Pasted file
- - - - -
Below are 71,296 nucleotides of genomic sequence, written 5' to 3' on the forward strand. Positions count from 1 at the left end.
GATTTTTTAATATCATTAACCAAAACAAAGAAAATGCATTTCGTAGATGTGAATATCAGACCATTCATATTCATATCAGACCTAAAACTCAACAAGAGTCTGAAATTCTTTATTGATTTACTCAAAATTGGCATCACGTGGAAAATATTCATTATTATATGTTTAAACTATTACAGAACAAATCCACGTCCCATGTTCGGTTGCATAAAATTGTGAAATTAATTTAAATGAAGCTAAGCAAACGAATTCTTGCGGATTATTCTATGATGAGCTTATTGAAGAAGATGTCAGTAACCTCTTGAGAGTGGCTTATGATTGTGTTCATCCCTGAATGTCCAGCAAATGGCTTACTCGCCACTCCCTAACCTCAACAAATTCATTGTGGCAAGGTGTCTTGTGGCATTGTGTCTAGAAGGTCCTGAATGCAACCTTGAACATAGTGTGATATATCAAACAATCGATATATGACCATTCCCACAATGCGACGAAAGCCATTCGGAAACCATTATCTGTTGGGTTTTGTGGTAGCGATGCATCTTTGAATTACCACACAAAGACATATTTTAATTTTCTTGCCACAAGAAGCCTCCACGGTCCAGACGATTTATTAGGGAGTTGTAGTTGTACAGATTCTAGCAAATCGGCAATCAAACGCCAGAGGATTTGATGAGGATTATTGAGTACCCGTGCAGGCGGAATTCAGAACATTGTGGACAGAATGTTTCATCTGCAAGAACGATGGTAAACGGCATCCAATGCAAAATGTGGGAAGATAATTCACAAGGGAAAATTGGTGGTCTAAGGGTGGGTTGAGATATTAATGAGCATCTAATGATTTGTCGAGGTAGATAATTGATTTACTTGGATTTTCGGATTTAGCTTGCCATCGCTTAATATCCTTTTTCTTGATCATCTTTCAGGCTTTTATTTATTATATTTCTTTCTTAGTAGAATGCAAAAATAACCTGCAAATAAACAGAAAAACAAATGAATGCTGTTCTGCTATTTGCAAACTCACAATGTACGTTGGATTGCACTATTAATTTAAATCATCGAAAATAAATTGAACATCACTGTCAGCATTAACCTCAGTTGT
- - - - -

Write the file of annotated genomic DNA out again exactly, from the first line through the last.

Below are 71,296 nucleotides of genomic sequence, written 5' to 3' on the forward strand. Positions count from 1 at the left end.
GATTTTTTAATATCATTAACCAAAACAAAGAAAATGCATTTCGTAGATGTGAATATCAGACCATTCATATTCATATCAGACCTAAAACTCAACAAGAGTCTGAAATTCTTTATTGATTTACTCAAAATTGGCATCACGTGGAAAATATTCATTATTATATGTTTAAACTATTACAGAACAAATCCACGTCCCATGTTCGGTTGCATAAAATTGTGAAATTAATTTAAATGAAGCTAAGCAAACGAATTCTTGCGGATTATTCTATGATGAGCTTATTGAAGAAGATGTCAGTAACCTCTTGAGAGTGGCTTATGATTGTGTTCATCCCTGAATGTCCAGCAAATGGCTTACTCGCCACTCCCTAACCTCAACAAATTCATTGTGGCAAGGTGTCTTGTGGCATTGTGTCTAGAAGGTCCTGAATGCAACCTTGAACATAGTGTGATATATCAAACAATCGATATATGACCATTCCCACAATGCGACGAAAGCCATTCGGAAACCATTATCTGTTGGGTTTTGTGGTAGCGATGCATCTTTGAATTACCACACAAAGACATATTTTAATTTTCTTGCCACAAGAAGCCTCCACGGTCCAGACGATTTATTAGGGAGTTGTAGTTGTACAGATTCTAGCAAATCGGCAATCAAACGCCAGAGGATTTGATGAGGATTATTGAGTACCCGTGCAGGCGGAATTCAGAACATTGTGGACAGAATGTTTCATCTGCAAGAACGATGGTAAACGGCATCCAATGCAAAATGTGGGAAGATAATTCACAAGGGAAAATTGGTGGTCTAAGGGTGGGTTGAGATATTAATGAGCATCTAATGATTTGTCGAGGTAGATAATTGATTTACTTGGATTTTCGGATTTAGCTTGCCATCGCTTAATATCCTTTTTCTTGATCATCTTTCAGGCTTTTATTTATTATATTTCTTTCTTAGTAGAATGCAAAAATAACCTGCAAATAAACAGAAAAACAAATGAATGCTGTTCTGCTATTTGCAAACTCACAATGTACGTTGGATTGCACTATTAATTTAAATCATCGAAAATAAATTGAACATCACTGTCAGCATTAACCTCAGTTGT